Post-Traumatic Stress Disorder
Post-Traumatic Stress Disorder (PTSD) is a reaction that develops as a result of exposure to a traumatic event. People experience different degrees of trauma after an event, but some people can develop a set of symptoms that cause them pain, distress, and limited functioning in their daily lives.
People with PTSD may often have a substance use disorder, and the symptoms of PTSD may occur before the person started using substances or after use. Regardless of when the trauma happens, people often cannot fully heal from a substance use disorder unless their PTSD has been treated as well.
What Is Post-Traumatic Stress Disorder?
Many people experience symptoms after a traumatic event, including disturbing memories as well as feelings of anxiety and grief. For people who develop PTSD, the disorder becomes so harmful that they may have trouble functioning in everyday life.
The symptoms of PTSD develop within a few weeks or months after a traumatic event and must last for over a month for a diagnosis. Acute stress disorder, which occurs immediately after the trauma, shares similar symptoms as PTSD but happens within a few days of the event, but can progress to PTSD if it goes untreated.
According to the National Institute on Drug Abuse, Symptoms of PTSD fall into four categories:
For people with PTSD, memories or flashbacks of the trauma can happen at any time. These experiences can be so intense it feels like the person has been transported back to suffer the trauma again. These memories can cause so much pain that the person will turn to substance use to find relief.
People with PTSD may avoid anything that reminds them of the traumatic event. They may avoid situations where people talk about it, people or places that remind them of it, or situations like therapy where they might have to talk about it. Triggering the memories can result in intrusive thoughts.
Thinking and Mood
People with PTSD experience symptoms that affect their mood and thinking. They may experience memory loss, inability to feel enjoyment or pleasure, and negative thinking patterns. They may direct this negative thinking toward themselves, coping with feelings of guilt, shame, and fear that they could have stopped the event. Negative thinking can also be directed outward.
People with PTSD tend to remain on high alert or in a state of hyperarousal, more than most people. They can become suspicious and fearful of others, or they may become irritable, angry, or hostile. Hyperarousal can become exhausting for the mind and body, leading to people feeling tired and unwell.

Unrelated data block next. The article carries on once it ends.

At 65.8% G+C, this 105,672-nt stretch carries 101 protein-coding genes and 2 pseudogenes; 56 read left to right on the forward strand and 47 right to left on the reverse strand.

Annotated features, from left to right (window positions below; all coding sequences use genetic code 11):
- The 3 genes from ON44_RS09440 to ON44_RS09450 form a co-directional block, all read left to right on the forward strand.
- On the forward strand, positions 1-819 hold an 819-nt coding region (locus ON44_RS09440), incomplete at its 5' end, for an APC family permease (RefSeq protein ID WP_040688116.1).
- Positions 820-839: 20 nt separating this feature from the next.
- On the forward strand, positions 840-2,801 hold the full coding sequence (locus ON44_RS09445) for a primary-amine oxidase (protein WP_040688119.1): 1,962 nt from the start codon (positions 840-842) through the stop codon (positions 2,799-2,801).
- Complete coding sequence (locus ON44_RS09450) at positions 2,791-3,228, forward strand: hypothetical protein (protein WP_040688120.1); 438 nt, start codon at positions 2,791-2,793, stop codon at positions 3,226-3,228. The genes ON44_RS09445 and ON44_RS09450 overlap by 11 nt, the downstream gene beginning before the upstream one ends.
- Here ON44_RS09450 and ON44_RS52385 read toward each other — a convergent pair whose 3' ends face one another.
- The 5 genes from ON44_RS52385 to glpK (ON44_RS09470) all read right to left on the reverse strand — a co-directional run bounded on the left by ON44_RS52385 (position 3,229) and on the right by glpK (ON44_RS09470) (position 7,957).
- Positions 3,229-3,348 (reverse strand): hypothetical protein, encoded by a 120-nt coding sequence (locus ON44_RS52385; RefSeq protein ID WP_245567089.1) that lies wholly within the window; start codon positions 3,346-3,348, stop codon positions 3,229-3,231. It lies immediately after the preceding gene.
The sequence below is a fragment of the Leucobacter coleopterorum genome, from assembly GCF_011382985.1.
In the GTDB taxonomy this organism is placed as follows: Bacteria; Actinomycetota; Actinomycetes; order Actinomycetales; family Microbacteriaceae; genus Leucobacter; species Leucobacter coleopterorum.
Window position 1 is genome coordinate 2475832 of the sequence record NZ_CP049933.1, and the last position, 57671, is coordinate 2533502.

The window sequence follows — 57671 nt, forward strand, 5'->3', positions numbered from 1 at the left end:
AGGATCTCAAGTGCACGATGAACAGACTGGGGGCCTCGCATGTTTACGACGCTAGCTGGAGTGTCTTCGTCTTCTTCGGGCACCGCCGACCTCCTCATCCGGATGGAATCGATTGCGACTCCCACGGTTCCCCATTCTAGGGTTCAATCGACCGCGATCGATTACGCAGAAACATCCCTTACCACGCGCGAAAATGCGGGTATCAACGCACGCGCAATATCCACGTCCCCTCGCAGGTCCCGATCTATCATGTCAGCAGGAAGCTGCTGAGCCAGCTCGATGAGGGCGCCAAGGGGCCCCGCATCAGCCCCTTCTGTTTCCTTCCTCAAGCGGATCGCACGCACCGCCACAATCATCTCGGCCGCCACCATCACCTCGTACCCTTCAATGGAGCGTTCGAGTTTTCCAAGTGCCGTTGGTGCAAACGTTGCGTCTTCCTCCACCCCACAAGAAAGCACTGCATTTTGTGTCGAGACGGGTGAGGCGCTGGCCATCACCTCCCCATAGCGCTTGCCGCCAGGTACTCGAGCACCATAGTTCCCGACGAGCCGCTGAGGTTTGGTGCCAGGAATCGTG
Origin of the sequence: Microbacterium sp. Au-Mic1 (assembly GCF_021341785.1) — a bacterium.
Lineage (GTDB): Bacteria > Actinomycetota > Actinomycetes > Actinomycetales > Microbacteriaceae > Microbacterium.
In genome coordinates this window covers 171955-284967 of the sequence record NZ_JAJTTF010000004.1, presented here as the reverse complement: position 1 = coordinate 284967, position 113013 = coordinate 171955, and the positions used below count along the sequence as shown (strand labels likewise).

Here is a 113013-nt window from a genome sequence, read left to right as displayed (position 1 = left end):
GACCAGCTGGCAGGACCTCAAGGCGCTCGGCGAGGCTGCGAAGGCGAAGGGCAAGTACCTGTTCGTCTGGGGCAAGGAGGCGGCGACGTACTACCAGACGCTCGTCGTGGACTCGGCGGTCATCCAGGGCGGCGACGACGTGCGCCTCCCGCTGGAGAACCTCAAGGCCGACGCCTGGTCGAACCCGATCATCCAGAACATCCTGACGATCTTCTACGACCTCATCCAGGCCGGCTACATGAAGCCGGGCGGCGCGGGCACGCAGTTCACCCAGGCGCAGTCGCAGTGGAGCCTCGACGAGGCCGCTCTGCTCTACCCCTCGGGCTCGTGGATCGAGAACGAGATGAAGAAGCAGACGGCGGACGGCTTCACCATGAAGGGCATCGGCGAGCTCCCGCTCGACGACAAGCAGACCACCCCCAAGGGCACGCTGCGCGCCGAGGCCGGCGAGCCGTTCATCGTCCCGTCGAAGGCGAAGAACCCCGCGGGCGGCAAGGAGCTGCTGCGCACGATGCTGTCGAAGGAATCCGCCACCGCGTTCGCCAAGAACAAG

Post-Traumatic Stress Disorder and Substance Abuse
Research has found that over a third of people who present for substance use disorders also have PTSD. Many cases of PTSD go undiagnosed because people have become skilled at covering up their symptoms. Research also found that the earlier in life the trauma occurs, the more likely a person is to develop a substance use disorder, and a higher intervention will be required to treat it.
However, any trauma that occurs in adulthood can also lead to PTSD.
The disorder can develop after events like rape, assault, car accidents, natural disasters, war, manmade disasters, or witnessing serious injuries or death. Each person has their own sensitivity to trauma, and some may be traumatized by particular events related to their past.
How is PTSD Treated?
Many types of therapy have been developed to treat PTSD, including:
Prolonged Exposure Therapy
This form of therapy encourages the person to spend time talking about their experience. They also go out and experience the triggers they have learned to avoid. This exposure decreases the person’s reactivity to triggers.
Cognitive Processing Therapy
This intensive therapy helps people change the way they think about their traumatic experience and their triggers. Processing irrational thoughts can help people become less responsive to triggers, which can help decrease avoidant behavior.
Eye Movement Desensitization and Reprocessing (EMDR)
This therapy involves the person thinking about the traumatic experience while concentrating on a moving object in front of their eyes. The eye movement assists the brain in reprocessing the memories.
Cognitive-Behavioral Therapy (CBT)
Common in substance use disorder treatment, CBT teaches people to reprogram their thoughts and behaviors related to the traumatic events. CBT also works to help people change their thoughts and behaviors related to substance use disorders.
How Does Everlast Treat PTSD?
At Everlast Recovery Centers, our clinically trained staff provides trauma-informed therapy and care to everyone who stays with us. Trauma-informed care means assuming that any person might have a history of trauma and that any care must avoid possibly re-traumatizing someone. We operate within a trauma-informed structure from our CEO to every support staff in our centers. This helps us recognize and treat cases of PTSD that can go unnoticed if no one is aware of them.
Our variety of CBT-based therapies allow people with PTSD to spend their time in our care working on their dual diagnosis.
They may succeed in thinking about events with less distress or in going back to places they avoided. We also offer Seeking Safety, a type of therapy designed for people with PTSD to help them decrease symptoms.
By treating each person with a dual diagnosis in a holistic way guided by trauma-informed care standards, Everlast provides a safe and healthy environment for people with PTSD to work on the issues that have disrupted their lives.